The Cyber Security Authority has issued a notice to businesses in the country to consider the risk of cybercrime as part of priority areas for the festive season into the New Year.
This, the authority, believes will be another step of dealing with the rising number of cybercrime cases among businesses.
Speaking to Joy Business in his New Year message, Acting Director General of the Authority, Dr. Albert Antwi-Boasiako, said “we encourage every business, warns that no matter the size, all stakeholders should consider cybersecurity as a critical risk and governance issue by investing in baseline cybersecurity measures including awareness creation among employees.”
“Ghana’s socio-economic development is inherently underpinned by digitalisation and the internet has become the backbone for the provision of critical services. As digitalisation evolves, so is cybercrime adversely affecting the Confidentiality, Integrity and Availability of these critical services”, he pointed out.
Cybercrime is impacting on brand reputation, customer confidence, regulatory compliance, and essential operations of both public and private sector institutions.
In June this year, the 2020 Global Cybersecurity Index (GCI) report of the International Telecommunications Union (ITU) placed Ghana at the 3rd position behind Mauritius and Tanzania, with a score of 86.69%. This score is significant because at an earlier rating in 2017, Ghana had scored 32.6%. This ranking is a proof of government’s commitment to developing the country’s digital ecosystem in a manner that is secure and resilient for a sustained digital transformation.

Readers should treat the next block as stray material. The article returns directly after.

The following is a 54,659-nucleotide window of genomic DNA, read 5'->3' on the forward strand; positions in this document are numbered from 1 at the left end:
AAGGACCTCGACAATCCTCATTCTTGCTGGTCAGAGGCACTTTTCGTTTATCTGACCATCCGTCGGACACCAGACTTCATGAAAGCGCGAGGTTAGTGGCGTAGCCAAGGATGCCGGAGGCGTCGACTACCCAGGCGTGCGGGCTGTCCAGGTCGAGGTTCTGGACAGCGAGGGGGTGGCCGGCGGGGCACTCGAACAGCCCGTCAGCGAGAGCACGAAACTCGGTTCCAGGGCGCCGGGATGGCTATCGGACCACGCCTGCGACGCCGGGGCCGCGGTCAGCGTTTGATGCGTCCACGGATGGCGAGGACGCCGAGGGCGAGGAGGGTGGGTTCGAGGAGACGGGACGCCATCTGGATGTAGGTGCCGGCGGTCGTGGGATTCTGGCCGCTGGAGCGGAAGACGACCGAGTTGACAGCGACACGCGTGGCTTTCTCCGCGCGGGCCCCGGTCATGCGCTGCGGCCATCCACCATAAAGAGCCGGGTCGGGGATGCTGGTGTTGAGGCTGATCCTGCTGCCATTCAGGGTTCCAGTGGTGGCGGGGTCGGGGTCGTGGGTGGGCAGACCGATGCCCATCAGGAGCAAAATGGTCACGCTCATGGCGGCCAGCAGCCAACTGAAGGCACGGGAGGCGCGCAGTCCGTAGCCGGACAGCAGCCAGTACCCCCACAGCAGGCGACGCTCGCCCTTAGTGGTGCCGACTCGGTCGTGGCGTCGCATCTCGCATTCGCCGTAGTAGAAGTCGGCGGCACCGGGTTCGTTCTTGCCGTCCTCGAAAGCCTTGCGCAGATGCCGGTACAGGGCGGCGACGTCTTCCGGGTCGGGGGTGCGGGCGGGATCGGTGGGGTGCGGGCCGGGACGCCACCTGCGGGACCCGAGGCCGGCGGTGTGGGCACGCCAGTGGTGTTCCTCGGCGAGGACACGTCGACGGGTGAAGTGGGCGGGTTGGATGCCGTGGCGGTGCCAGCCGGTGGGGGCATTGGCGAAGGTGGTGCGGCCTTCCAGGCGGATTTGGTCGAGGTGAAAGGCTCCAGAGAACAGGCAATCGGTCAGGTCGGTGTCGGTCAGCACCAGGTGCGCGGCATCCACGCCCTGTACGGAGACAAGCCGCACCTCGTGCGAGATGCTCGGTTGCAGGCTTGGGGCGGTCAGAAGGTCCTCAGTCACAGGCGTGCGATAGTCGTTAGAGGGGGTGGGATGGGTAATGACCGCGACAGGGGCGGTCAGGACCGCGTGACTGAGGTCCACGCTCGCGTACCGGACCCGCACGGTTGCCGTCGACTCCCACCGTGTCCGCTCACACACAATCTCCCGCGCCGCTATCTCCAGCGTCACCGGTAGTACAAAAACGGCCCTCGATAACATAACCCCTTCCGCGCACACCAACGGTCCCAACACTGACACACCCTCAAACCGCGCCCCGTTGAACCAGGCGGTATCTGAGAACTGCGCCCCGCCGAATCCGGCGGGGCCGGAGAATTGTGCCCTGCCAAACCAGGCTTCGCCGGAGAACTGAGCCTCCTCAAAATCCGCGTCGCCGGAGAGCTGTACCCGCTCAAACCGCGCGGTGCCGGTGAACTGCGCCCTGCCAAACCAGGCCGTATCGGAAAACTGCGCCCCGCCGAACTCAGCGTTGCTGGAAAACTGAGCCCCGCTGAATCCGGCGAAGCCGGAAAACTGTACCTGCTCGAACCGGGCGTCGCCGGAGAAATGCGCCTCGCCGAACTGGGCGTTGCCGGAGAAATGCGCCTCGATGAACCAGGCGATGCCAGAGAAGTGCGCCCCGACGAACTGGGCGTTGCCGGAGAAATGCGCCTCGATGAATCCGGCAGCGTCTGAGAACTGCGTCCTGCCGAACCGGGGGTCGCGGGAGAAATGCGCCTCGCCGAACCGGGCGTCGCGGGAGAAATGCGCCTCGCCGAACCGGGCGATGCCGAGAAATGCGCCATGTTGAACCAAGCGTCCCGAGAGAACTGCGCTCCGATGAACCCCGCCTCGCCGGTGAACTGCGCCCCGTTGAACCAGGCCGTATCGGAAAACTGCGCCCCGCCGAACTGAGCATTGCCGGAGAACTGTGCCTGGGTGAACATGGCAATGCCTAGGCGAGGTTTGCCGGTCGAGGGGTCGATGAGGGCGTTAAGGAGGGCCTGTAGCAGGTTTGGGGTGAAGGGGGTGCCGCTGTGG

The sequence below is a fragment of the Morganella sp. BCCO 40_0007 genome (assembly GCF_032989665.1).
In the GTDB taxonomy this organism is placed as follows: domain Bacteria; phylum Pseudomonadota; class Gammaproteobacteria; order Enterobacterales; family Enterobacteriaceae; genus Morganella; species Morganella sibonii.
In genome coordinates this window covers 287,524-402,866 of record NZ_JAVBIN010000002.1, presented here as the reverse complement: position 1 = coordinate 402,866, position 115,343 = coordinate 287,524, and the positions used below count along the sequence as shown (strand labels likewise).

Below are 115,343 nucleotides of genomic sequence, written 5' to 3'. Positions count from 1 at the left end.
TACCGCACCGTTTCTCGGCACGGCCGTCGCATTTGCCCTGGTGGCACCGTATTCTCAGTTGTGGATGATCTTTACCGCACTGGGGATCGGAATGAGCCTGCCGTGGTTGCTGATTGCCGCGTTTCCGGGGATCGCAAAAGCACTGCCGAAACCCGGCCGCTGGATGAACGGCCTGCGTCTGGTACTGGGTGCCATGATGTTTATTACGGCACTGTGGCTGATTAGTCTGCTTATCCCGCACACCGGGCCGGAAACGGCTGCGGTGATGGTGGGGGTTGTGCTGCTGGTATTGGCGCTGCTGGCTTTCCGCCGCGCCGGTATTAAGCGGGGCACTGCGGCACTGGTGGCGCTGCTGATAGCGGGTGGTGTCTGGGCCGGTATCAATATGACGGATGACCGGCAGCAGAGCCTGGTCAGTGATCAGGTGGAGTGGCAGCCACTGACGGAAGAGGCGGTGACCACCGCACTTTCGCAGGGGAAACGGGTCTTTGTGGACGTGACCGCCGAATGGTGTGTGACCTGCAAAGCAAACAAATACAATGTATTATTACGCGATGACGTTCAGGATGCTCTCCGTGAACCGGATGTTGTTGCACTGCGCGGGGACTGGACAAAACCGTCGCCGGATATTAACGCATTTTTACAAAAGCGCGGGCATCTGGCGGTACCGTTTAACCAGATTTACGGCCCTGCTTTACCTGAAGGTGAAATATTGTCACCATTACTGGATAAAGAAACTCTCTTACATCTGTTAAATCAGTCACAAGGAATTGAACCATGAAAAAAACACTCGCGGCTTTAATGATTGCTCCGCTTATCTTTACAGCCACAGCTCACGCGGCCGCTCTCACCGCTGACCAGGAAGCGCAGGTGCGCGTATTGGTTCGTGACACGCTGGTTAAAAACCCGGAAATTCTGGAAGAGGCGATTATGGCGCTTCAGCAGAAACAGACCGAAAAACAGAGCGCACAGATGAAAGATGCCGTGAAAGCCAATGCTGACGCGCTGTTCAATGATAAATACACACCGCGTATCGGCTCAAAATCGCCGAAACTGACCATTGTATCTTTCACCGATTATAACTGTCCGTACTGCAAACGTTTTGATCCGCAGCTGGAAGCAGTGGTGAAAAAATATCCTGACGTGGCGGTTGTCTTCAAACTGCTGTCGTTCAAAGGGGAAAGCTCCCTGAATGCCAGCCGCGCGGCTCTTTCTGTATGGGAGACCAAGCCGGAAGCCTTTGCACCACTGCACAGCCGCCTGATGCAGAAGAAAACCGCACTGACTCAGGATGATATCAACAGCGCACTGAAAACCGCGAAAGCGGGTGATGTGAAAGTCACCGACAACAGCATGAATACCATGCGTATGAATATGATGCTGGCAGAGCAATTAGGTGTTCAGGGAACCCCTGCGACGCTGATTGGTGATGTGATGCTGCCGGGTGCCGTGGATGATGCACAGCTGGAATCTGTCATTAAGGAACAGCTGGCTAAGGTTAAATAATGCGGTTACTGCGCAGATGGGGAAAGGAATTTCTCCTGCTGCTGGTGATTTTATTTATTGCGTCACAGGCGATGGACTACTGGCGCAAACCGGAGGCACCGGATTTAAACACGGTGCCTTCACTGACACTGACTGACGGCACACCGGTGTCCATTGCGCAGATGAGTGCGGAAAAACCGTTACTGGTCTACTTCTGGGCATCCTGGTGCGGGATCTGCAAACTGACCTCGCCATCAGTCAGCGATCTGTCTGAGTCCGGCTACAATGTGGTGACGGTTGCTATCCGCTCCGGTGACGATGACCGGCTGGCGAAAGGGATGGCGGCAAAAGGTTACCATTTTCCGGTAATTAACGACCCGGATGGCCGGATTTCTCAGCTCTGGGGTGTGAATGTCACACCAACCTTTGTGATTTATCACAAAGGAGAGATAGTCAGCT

The Cyber Security Authority said it is poised to ensure a secure and resilient digital Ghana by working closely with all other stakeholders particularly members of the Joint Cybersecurity Committee (JCC) and non-governmental actors, bearing in mind that malicious cyber actors get more opportunistic, more sophisticated, and better organized by the second. Collaboration is therefore required to stay one step ahead of the curve.
“As we prepare for the New Year, we encourage every business, no matter the size, to consider cybersecurity as a critical risk and governance issue by investing in baseline cybersecurity measures including awareness creation among employees. The CSA has launched the Directive for the Protection of Critical Information Infrastructure which establishes baseline cybersecurity measures for all designated Critical Information Infrastructure (CII) owners. CII owners are mandated to comply with this Directive to ensure the protection of Ghana’s CIIs”, Dr. Antwi Boasiako said.
In the coming year, the CSA looks forward to the formal adoption of the National Cybersecurity Policy and Strategy (NCPS) which will provide a clear national direction for Ghana’s cybersecurity development in the next four years. We will continue to leverage on collaboration including working closely with the private sector, civil society organisations and our international partners to implement the Cybersecurity Act, 2020.
“We also encourage the public to report cybersecurity issues and to seek guidance on cybersecurity matters from the National Computer Emergency Response Team (CERT) of the CSA through the Cybercrime/Cybersecurity Incident Reporting Points of Contact (PoC) by calling or texting 292”, he added.